But there was also more US interest, notably in the forest industry. For wood products, several US lumber and plywood industry trade associations were active as far back as 1991 with offices in Mexico City promoting southern pine, west coast soft-woods and east coast hardwoods.

Through US promotion, softwood exports increased steadily from 1985 to reach a peak in 1992 of 400 million board feet for lumber and 225 million square feet (3/8-inch basis) for plywood. Volumes have declined since, however; a stronger US dollar and higher prices in the US market have combined to make American products more expensive in Mexico.

Hardwood lumber and plywood have shown a steady growth trend to the present. These products are used in the furniture industry, with much of its production exported to the US. Higher lumber prices are not as big a factor, particularly when the alternative domestic hardwood supply is relatively small and of generally lower quality. Also showing a recent growth trend are OSB and MDF, relatively new panel products to the market.

Despite US success with exports, the question still remains for Canadian lumber and plywood exporters: Is there a market opportunity of sufficient size to warrant the promotion effort required?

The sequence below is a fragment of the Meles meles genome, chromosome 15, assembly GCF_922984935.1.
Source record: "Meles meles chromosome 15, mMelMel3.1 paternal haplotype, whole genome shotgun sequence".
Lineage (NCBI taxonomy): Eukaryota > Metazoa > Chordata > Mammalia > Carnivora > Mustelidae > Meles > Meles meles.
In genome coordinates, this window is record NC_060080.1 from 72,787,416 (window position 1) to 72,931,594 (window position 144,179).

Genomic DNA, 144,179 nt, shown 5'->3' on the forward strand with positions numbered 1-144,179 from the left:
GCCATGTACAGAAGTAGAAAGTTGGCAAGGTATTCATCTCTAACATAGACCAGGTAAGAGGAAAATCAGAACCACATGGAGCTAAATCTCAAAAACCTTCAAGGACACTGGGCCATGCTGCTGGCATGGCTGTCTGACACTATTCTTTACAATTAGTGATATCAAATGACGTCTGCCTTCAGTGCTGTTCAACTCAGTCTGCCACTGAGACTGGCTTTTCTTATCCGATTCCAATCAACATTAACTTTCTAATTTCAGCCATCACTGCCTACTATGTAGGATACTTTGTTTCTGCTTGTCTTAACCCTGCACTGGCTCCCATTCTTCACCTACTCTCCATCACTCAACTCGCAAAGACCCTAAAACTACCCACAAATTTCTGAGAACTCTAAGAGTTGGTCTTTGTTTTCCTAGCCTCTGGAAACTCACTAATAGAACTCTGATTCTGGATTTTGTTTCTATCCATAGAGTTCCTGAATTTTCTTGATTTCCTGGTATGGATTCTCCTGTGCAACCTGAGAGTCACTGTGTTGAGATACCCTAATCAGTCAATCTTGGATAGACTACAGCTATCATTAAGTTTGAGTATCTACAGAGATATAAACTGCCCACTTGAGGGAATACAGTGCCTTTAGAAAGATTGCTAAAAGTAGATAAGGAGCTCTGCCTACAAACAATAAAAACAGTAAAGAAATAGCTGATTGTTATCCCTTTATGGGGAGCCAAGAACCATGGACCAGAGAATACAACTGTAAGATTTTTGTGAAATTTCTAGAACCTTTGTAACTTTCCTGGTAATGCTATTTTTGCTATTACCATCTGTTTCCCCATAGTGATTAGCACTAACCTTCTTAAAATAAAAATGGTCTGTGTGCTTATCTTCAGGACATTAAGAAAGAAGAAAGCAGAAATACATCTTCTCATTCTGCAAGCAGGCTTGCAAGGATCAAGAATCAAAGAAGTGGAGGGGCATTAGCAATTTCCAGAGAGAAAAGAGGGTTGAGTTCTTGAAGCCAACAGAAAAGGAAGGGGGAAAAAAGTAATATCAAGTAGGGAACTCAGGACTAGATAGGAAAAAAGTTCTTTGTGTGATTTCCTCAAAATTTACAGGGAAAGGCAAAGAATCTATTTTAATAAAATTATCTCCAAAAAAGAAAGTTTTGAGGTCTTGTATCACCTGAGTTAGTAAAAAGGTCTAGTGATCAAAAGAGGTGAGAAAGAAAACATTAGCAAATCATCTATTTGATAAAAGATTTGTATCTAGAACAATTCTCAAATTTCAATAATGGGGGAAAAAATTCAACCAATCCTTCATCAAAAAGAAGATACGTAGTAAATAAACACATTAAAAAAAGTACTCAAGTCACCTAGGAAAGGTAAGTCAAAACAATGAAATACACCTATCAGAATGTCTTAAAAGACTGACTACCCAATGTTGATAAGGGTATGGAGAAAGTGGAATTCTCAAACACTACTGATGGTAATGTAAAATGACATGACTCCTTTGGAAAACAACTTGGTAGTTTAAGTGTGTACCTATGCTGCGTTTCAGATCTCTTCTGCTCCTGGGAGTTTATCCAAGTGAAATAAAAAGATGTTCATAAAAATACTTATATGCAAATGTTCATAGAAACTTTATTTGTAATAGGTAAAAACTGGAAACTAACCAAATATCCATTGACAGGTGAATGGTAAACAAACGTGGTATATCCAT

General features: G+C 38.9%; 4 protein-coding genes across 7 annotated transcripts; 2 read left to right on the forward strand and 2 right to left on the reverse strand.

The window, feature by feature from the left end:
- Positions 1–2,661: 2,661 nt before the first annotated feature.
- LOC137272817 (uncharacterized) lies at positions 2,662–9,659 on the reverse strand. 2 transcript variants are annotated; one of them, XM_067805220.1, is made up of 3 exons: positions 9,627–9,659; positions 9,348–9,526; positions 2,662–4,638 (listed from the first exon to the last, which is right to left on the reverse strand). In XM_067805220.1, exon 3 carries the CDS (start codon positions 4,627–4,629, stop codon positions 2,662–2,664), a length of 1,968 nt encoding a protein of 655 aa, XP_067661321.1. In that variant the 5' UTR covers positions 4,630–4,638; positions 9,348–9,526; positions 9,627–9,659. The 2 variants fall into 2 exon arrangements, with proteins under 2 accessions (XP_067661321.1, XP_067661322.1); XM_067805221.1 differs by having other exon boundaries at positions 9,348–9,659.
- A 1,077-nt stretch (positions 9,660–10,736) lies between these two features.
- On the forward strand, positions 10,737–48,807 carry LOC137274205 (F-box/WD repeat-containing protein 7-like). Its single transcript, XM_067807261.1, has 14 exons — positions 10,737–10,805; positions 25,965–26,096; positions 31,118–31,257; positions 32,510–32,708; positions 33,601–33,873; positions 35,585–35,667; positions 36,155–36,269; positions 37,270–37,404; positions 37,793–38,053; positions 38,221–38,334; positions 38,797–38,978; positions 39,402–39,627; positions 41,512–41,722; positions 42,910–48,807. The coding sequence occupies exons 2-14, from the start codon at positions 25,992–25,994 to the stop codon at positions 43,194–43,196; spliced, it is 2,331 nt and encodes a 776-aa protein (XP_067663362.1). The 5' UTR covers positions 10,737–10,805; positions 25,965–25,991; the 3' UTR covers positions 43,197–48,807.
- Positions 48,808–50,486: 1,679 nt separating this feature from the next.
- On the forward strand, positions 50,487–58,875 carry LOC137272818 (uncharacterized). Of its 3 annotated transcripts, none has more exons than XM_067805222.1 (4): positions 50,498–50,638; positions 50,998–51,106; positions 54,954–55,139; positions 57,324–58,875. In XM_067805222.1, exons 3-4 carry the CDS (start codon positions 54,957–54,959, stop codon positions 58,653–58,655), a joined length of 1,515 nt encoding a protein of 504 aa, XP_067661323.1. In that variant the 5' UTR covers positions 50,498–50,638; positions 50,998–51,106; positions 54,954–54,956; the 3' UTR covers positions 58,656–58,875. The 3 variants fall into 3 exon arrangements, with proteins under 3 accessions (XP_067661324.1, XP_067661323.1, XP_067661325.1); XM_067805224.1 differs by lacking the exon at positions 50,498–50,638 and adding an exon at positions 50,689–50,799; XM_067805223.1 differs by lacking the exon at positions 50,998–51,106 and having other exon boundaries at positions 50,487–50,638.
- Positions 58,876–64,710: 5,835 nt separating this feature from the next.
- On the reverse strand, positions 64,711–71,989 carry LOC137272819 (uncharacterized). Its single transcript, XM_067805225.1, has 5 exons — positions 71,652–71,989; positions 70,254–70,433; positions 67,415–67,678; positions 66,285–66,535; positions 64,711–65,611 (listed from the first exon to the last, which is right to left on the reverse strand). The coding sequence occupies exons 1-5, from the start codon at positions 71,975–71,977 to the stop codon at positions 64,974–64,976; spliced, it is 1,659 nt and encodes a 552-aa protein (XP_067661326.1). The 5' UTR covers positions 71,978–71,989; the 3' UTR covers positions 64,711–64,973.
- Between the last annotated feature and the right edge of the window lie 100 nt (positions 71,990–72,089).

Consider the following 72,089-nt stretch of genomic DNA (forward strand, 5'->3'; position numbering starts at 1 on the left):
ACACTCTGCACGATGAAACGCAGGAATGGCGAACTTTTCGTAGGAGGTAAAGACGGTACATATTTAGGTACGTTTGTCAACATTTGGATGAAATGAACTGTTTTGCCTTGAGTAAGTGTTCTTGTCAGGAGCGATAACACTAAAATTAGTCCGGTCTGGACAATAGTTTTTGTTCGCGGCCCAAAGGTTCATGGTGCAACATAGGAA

In economic terms, Mexico has come a long way since the early market assessment by COFI in 1991. The country has become increasingly open for trade as tariff and non-tariff barriers are gradually lowered or eliminated.

The Mexican gross domestic product is US $365 billion, making it one of the 15 largest economies in the world. The Mexican economy has grown in a range of two to seven per cent each year over the past decade, except for the recession year of 1995. Inflation has been reduced to about 12 per cent currently.

Consumer demand holds great potential. Mexico has a population of 95 million, with 45 per cent below the age of 16. However, per-capita income is still low on average and middle-class wealth has been hit hard by two devaluations. Nevertheless, as the economy strengthens, disposable income will increase.